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Veterans Russia

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July 19, 1993 | CAREY GOLDBERG, TIMES STAFF WRITER
If you want to know how bad morale is in the Russian army, ask Vladimir Mysenko, the mustachioed, barrel-chested commandant of the shrinking garrison of paratroopers here. Does he feel betrayed by his government? "It's not a feeling, it's a fact," he blusters, openly convinced that his 26 years of service to the Soviet army have all gone for naught.
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CALIFORNIA | LOCAL
August 5, 1997
Hundreds of Russian World War II veterans today will commemorate the estimated 20 million Russians who died in the conflict. More than 100,000 former residents of the Soviet Union live in the Southland, with many residing in West Hollywood, said Efin Kutz, a founder of the 20-year-old L.A. Russian Veterans Assn., which is sponsoring a 1 p.m. event at Fiesta Hall at Plummer Park, 7377 Santa Monica Blvd. "This is how we get together and remember what happened," he said.
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CALIFORNIA | LOCAL
August 5, 1997
Hundreds of Russian World War II veterans today will commemorate the estimated 20 million Russians who died in the conflict. More than 100,000 former residents of the Soviet Union live in the Southland, with many residing in West Hollywood, said Efin Kutz, a founder of the 20-year-old L.A. Russian Veterans Assn., which is sponsoring a 1 p.m. event at Fiesta Hall at Plummer Park, 7377 Santa Monica Blvd. "This is how we get together and remember what happened," he said.
NEWS
July 19, 1993 | CAREY GOLDBERG, TIMES STAFF WRITER
If you want to know how bad morale is in the Russian army, ask Vladimir Mysenko, the mustachioed, barrel-chested commandant of the shrinking garrison of paratroopers here. Does he feel betrayed by his government? "It's not a feeling, it's a fact," he blusters, openly convinced that his 26 years of service to the Soviet army have all gone for naught.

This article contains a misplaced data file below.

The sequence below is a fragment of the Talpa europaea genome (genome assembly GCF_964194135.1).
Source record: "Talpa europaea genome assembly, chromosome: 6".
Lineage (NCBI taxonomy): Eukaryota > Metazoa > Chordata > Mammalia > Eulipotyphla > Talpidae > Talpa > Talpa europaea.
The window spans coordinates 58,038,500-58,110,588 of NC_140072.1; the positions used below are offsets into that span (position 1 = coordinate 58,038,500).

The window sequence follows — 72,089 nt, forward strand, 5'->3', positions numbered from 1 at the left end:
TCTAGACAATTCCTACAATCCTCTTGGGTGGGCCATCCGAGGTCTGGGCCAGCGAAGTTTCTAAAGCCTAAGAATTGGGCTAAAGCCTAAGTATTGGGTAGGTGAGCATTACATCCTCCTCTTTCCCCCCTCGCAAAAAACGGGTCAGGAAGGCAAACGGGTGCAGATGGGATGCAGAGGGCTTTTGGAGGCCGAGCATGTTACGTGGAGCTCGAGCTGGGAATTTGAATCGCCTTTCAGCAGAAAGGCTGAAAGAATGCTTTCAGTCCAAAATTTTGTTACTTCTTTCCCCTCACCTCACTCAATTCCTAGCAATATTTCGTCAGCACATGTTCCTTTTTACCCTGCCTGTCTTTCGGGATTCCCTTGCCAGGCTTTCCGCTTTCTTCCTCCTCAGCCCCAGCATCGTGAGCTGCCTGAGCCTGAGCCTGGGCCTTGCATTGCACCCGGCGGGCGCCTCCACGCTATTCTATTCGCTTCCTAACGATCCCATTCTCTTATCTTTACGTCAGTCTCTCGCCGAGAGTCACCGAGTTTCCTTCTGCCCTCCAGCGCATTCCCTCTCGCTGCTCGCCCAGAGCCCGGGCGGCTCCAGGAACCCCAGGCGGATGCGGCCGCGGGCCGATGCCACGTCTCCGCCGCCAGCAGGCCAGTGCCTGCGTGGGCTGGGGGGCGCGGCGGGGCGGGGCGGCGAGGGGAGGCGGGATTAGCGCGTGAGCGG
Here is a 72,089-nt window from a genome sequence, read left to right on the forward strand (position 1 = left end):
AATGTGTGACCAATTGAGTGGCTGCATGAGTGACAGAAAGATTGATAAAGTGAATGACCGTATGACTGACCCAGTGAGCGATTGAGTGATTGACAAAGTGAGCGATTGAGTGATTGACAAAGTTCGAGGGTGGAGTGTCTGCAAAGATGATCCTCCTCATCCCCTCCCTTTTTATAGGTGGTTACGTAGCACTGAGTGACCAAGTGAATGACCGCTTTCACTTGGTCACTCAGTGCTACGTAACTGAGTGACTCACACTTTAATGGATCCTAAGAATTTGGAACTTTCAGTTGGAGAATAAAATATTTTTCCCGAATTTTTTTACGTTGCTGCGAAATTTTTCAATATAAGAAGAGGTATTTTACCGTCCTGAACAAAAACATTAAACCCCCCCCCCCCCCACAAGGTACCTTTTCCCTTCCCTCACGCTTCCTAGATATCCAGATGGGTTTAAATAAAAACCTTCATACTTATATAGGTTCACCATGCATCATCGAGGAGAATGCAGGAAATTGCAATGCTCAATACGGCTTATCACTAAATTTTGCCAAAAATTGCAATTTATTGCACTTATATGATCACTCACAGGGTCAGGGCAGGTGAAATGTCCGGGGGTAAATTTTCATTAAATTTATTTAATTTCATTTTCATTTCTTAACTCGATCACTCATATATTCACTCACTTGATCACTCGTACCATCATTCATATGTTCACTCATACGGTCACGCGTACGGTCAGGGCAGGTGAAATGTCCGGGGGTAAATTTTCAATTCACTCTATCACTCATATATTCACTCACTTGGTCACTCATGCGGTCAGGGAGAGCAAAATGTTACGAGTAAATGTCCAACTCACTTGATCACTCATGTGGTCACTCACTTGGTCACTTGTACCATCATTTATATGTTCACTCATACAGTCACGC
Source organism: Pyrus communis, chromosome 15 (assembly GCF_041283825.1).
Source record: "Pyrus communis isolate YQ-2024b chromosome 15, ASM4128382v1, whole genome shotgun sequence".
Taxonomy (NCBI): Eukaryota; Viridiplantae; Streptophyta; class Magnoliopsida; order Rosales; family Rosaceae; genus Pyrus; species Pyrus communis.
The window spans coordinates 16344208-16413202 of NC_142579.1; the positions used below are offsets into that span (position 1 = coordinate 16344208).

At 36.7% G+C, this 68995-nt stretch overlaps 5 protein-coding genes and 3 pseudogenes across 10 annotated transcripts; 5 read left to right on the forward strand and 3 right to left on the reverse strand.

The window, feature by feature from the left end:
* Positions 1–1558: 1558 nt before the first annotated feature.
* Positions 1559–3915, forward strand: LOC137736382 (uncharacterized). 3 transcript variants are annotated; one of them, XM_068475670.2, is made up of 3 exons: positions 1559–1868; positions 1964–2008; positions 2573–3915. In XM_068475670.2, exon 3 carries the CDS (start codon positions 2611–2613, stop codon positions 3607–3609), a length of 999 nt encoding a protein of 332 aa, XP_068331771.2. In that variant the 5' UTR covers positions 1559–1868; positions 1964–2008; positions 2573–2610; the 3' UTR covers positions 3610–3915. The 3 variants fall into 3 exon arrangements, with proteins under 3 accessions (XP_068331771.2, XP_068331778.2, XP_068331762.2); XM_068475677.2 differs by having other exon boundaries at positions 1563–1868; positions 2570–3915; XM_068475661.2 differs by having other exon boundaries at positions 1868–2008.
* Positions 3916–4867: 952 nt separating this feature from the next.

WORLD
March 17, 2004 | Kim Murphy, Times Staff Writer
Police said Tuesday that they were searching for two homeless men who might have stolen gas valves from an apartment building in northern Russia, leading to a huge predawn explosion that left at least 32 people dead. But a municipal official said the utility lines in Arkhangelsk, 600 miles north of Moscow, were so poorly maintained that simple deterioration could have caused the tragedy. At least 11 residents remained unaccounted for, and 24 others were injured, seven critically.
MAGAZINE
November 17, 2002 | MARK EHRMAN
Is chivalry dead? Not for Sir Edward Artis, self-styled Knight of Malta. The Vietnam paramedic-turned-humanitarian swashbuckler has spent 30-plus years taking donated food, medicine and other supplies into the planet's hairiest hot spots. Be it Kosovo, Rwanda, Chechnya or Afghanistan, the nonprofit Knightsbridge International, of which Artis is a member, is over the border before more bureaucratic nongovernmental organizations have drafted their proposals.
WORLD
March 1, 2012 | By Sergei L. Loiko, Los Angeles Times
  It was not just another day on Alexei Burkov's little dairy farm west of Moscow. In a country where political campaigns are conducted with scripted television events and carefully orchestrated public appearances, a presidential candidate was coming to share a hearty winter lunch of homemade dumplings, pork chops, herb-seasoned cheeses and a raspberry drink. To the delight of half a dozen photographers, Mikhail Prokhorov, the billionaire owner of the New Jersey Nets NBA basketball team, visited Burkov's barn and awkwardly touched the horn of one of his cows.
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